If you've ever been even mildly curious about what a lifetime of undiagnosed and untreated ADHD looks like, you need to book a ticket to Merrill Means Well immediately.
As she says at the top of her show, Merrill really does mean well, and as she recounts the many disasters she's found herself in over the years, you'll understand why it's essential that she makes that distinction.
Her deadpan approach to some of her biggest mistakes (has your dad ever fired you twice for the same reason both times?) makes them even funnier.
She goes through the rest of her worst employment mishaps, her complicated relationships with family, and what life was like before and after her diagnosis, all with a solid heaping of hysterical self-deprecation.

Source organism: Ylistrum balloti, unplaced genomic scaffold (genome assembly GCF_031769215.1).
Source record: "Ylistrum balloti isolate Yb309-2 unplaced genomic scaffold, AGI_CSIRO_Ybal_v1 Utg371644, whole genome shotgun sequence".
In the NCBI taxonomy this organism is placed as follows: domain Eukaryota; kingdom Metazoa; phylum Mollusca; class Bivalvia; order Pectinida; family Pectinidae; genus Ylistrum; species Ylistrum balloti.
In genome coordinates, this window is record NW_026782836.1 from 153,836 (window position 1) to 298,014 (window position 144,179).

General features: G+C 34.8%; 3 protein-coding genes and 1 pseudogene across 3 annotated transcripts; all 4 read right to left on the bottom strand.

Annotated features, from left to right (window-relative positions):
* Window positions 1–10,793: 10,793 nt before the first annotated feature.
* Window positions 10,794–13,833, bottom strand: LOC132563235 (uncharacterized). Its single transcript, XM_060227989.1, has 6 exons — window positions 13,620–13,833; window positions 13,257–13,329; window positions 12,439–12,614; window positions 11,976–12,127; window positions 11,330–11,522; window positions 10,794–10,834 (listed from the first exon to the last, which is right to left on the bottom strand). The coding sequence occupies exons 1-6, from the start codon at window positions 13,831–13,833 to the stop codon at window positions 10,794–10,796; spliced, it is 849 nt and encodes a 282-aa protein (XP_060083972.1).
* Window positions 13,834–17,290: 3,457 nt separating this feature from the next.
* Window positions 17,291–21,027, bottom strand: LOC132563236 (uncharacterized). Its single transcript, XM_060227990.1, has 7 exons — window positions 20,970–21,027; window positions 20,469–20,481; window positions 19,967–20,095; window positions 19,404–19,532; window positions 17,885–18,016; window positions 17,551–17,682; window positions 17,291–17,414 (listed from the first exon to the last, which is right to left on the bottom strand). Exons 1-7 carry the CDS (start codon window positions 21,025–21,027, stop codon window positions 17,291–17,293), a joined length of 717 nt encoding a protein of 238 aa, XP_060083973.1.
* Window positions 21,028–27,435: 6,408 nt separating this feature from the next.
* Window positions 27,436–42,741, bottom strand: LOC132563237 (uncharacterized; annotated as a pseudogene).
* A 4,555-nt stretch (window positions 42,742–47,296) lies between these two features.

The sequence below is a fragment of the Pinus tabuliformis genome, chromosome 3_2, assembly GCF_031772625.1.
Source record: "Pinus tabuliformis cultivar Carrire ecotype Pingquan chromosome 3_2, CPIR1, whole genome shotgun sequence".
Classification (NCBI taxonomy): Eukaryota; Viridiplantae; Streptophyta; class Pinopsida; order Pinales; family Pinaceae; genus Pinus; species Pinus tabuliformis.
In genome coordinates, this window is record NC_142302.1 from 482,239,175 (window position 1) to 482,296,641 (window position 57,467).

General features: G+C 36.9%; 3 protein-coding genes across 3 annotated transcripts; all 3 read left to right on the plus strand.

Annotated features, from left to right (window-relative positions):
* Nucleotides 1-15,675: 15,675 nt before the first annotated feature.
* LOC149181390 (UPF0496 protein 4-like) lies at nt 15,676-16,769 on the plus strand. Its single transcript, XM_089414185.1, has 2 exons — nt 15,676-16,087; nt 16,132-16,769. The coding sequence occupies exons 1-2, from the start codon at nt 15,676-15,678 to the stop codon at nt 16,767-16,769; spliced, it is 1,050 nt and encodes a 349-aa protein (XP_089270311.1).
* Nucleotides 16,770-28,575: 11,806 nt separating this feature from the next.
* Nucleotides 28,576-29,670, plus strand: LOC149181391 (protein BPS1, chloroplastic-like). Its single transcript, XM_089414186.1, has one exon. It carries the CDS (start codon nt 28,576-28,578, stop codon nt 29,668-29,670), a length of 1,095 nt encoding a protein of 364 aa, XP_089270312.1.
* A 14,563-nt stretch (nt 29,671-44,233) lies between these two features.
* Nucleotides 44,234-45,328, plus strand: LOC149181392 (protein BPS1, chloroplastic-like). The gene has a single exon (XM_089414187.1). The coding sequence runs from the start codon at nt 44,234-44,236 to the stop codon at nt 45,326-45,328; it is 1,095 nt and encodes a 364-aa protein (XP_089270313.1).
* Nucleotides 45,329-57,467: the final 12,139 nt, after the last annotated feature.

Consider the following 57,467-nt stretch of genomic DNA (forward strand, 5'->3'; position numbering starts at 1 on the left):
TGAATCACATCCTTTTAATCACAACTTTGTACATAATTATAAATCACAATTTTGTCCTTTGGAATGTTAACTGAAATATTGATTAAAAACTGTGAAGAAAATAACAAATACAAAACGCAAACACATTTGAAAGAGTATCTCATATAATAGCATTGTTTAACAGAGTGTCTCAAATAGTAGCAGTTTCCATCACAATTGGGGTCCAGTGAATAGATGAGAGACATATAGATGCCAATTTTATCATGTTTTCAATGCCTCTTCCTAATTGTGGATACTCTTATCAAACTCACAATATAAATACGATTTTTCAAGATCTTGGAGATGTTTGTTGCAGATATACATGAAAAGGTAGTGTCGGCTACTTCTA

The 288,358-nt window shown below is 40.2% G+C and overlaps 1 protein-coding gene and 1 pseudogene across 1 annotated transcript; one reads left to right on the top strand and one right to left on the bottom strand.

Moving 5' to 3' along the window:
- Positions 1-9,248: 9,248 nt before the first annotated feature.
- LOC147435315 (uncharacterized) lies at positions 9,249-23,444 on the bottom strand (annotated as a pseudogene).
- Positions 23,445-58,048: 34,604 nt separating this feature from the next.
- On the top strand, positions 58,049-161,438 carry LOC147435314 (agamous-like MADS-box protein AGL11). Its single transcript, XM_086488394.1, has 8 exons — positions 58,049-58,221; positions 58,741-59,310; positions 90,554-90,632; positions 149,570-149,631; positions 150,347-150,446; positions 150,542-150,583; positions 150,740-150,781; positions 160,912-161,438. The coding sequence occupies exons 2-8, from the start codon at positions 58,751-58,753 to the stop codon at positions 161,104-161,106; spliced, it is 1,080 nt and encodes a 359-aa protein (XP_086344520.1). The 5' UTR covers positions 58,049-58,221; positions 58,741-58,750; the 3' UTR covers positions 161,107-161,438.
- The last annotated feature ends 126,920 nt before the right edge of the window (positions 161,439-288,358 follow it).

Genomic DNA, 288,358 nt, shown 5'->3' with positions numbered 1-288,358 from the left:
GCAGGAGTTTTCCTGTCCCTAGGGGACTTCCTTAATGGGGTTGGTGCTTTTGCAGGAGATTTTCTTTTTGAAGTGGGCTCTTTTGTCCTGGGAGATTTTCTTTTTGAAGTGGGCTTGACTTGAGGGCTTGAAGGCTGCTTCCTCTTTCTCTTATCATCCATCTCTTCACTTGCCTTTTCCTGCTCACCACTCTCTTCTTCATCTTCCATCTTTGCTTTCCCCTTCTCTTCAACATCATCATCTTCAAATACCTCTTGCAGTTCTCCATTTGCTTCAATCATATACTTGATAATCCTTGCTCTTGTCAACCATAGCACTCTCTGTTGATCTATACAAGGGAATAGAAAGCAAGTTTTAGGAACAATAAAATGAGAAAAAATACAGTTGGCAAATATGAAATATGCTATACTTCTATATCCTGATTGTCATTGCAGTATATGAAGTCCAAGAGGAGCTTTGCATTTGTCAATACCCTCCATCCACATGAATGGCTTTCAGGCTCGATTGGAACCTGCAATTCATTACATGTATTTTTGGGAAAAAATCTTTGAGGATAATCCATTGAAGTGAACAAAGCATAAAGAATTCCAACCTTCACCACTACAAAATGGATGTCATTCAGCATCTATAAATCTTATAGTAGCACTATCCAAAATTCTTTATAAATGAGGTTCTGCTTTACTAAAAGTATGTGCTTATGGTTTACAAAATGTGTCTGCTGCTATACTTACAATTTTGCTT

She is colourful, creative, and a little bit crazy - she runs her show a bit like the way her ADHD probably runs her brain, attempting and hoping for the best but rolling with the punches as they come.
At the end of her set, she realised she'd left out an entire bit, apologised for her mistake and, without skipping a beat, performed it anyway - and that's probably the best representation of ADHD I could ever imagine.
She performed to a small audience but deserved a much bigger one; this isn't the kind of show you see every day and her story is highly relatable even if you don't have a brain disorder too.
Aug 5-20, 22-27 | various times
Suitability: 12+ (Guideline)